While on a recent vacation, I learned something really important life lesson regarding the journey of healing in my life – that just might be helpful in your life as well.
Here’s the background on my story:
When I was about 6 years old I fell into a lake while on a family camping trip and almost drown. I can replay this memory in my mind like it happened yesterday. The long term effect of this incident is that I’ve have an issue being in water if I can’t touch the bottom. I’ve had, in the past, panic attacks while trying to learn how to water skiing for example, and almost drown my aunt. I know how to tread water and even owned a home with a swimming pool and I’d putter around in – but the second, the thought “I can’t touch the bottom” happens, my mind freaks out.
So for the rest of my life, I stayed away from lakes and water sports, afraid that I’d embarrass myself and everyone else.
Well, about 4 years ago, I traveled with my partner to Cuba and we did a day trip that included a couple opportunities for swimming and snorkeling. Of course, I opted to stand with our stuff while he went off and checked things out beneath the waves. But I felt so guilty – we’re on vacation together and he has to go do activities by himself.
So I vowed that our next vacation, I would at least try. After all, I am a life coach and I teach women how to overcome mindset and limiting beliefs. I should probably practice what I preach. Besides I meditate!! It’s got to be good for this kind of stuff, right??
My partner is very supportive of me and quickly found a full face snorkel mask. That way I wouldn’t have to focus on breathing or worry about inhaling water. He ordered them and we had them the week before we were scheduled to leave. I was so apprehensive that I didn’t even try my mask on. I focused on being successful and trying on the mask “might” jeopardize that (there’s the anxiety from my mind playing tricks).
When we got to our destination I could kind of feel the anxiety and anticipation creeping up on me and on the day we decided to try, his words of support actually made me want to cry. But I just focused on what I was going to accomplish.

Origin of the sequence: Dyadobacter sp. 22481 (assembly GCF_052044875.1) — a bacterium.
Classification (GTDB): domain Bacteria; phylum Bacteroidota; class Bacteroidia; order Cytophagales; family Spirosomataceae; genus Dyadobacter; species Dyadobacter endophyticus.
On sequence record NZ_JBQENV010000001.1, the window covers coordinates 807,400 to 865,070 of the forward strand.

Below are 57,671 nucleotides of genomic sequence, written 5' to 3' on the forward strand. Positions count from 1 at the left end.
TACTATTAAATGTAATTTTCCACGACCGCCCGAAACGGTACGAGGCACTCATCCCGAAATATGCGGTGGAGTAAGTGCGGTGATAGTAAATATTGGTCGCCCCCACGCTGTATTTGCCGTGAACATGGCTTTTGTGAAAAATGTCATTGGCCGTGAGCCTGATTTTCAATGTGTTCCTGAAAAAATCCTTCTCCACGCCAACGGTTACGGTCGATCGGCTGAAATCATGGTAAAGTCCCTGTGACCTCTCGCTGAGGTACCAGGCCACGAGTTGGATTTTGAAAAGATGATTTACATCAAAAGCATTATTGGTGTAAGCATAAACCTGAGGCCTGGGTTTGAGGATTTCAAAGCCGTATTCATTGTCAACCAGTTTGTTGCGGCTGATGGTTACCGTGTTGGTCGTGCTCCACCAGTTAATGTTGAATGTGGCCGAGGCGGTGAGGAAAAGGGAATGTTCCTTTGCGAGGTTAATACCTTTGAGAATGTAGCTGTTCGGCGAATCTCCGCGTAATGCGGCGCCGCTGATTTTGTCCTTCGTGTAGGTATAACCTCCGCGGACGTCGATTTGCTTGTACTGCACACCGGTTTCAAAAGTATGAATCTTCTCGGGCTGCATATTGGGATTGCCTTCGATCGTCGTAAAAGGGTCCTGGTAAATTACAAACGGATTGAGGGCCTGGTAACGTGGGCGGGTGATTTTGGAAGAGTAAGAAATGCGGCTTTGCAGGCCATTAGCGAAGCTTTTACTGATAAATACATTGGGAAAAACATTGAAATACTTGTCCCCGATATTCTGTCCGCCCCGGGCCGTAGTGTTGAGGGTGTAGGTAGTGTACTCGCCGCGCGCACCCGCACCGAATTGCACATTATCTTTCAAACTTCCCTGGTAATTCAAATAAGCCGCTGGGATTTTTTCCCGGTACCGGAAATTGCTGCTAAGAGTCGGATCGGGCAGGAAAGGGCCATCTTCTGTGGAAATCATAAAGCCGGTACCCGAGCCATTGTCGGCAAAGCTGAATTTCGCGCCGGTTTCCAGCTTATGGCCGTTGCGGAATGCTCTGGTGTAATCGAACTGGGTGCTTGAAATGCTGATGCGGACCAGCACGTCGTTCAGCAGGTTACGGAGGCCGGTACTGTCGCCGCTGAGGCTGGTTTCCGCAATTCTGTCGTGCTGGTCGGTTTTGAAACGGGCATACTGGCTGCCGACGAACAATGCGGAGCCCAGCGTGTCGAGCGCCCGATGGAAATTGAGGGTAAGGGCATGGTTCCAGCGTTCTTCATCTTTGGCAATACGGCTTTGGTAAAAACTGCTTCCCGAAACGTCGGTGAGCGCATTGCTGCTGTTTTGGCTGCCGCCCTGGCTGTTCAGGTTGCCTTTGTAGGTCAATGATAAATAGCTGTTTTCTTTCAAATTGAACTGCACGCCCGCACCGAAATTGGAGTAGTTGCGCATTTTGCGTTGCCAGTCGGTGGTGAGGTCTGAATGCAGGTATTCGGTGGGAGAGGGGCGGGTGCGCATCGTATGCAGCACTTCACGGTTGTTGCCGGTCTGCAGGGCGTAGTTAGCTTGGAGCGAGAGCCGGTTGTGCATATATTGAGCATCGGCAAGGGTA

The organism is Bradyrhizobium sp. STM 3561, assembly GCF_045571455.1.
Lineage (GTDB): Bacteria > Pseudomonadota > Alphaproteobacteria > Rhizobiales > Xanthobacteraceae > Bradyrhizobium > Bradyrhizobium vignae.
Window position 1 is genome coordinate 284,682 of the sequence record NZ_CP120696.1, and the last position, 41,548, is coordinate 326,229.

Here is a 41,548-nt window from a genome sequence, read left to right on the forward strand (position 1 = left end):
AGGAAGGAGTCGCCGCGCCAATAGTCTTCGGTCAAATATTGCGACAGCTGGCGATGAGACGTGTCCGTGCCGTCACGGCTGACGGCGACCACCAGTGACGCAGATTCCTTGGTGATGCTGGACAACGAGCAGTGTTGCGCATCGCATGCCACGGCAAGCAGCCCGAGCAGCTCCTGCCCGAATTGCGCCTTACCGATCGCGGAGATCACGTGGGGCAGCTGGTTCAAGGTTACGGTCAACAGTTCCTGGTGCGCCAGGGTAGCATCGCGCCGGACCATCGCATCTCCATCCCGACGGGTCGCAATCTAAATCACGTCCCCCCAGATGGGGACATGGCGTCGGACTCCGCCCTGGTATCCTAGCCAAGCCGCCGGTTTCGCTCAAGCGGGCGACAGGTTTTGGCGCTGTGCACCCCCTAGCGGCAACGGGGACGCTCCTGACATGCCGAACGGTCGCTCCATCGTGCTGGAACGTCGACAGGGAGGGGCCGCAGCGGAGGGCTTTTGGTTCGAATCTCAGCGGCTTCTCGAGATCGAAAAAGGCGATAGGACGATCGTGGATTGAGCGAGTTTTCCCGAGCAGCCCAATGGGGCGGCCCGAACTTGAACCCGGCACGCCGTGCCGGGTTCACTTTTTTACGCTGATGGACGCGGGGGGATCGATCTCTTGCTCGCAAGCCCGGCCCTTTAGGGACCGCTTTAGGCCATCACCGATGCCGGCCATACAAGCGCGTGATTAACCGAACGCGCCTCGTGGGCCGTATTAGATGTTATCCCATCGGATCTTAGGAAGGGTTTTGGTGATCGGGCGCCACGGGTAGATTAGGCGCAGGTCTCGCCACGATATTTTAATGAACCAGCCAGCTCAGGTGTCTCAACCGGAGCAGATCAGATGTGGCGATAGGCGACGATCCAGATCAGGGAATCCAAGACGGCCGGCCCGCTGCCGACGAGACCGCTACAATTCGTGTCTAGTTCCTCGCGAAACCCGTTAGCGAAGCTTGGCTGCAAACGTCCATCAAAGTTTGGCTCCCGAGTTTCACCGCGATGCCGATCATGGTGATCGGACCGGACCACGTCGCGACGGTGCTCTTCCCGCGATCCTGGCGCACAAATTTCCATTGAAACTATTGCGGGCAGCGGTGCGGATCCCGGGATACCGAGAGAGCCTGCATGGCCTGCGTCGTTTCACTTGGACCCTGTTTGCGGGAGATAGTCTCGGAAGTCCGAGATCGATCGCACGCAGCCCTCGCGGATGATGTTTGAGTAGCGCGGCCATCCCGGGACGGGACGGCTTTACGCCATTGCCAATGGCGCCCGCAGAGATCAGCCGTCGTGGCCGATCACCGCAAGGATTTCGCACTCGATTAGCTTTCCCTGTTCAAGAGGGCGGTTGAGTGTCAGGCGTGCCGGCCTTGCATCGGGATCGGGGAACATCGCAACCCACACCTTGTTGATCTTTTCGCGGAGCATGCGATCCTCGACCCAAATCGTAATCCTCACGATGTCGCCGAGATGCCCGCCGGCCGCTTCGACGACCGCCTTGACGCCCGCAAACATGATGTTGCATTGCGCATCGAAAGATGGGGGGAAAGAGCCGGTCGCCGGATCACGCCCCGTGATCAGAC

“I can do this. I can do this” played over in my thoughts.
We walked out into the waves and I found a spot that had some coral. I quickly splashed water on myself to acclimate to the water temperature and stuck my head under the water.
And there was no panic, no anxiety … just the beauty of the ocean floor underneath me. It was glorious!!!! I was SOOOOOO proud of myself (my second set of welling tears!). We swam for a considerable amount of time, looking at the brightly colored fish and interesting coral.
And it was awesome.
Later that day, I sat down to journal my thoughts, to think about the experience and to put it into perspective.
What I realized is that I was able to overcome my fear because I’m at a place in my life where:
1. I feel safe to try (he was very close and could grab me if I freaked out),
2. I feel safe to fail (no judgement from my partner), and
3. I feel that I know enough about myself and how my mind and thoughts work that I can make it a success.
And those things are really important.
Sometimes we’re so focused on ‘fixing’ ourselves that it only causes more anxiety, more depression and a ton of self-sabotage. And maybe now isn’t the right time, the right place and/or you might not have the right people supporting you.
Trust the process and do what is best for you right now and if you want to address it in the future, you can. I was totally fine with never participating in water sports – until I wasn’t. And then I used my determination and all the hard work I’d done to find the courage to attempt the very thing I was the most afraid of. The interesting point also is that it was my compassion for my partner (having to do fun things alone) that motivated me to overcome my fear. Sometimes when we make choices because we want what’s best for someone we love, we can move mountains.
The other thing that this experience taught me is that sometimes a massive accomplishment and a very proud moment is hard to share with people who take these things as normal or for granted even. I feel silly explaining why I’m all teary about snorkeling but if I was sharing this experience with someone else to overcame an obstacle they’d probably cry with me. Support that gets it is so validating. Now don’t get me wrong, hearing my partner tell me how surprised he was with how quickly I went for it made me feel very good also.
Do you have a thing that you’re afraid to attempt? Want help with it? Want to celebrate it with someone? Let’s talk.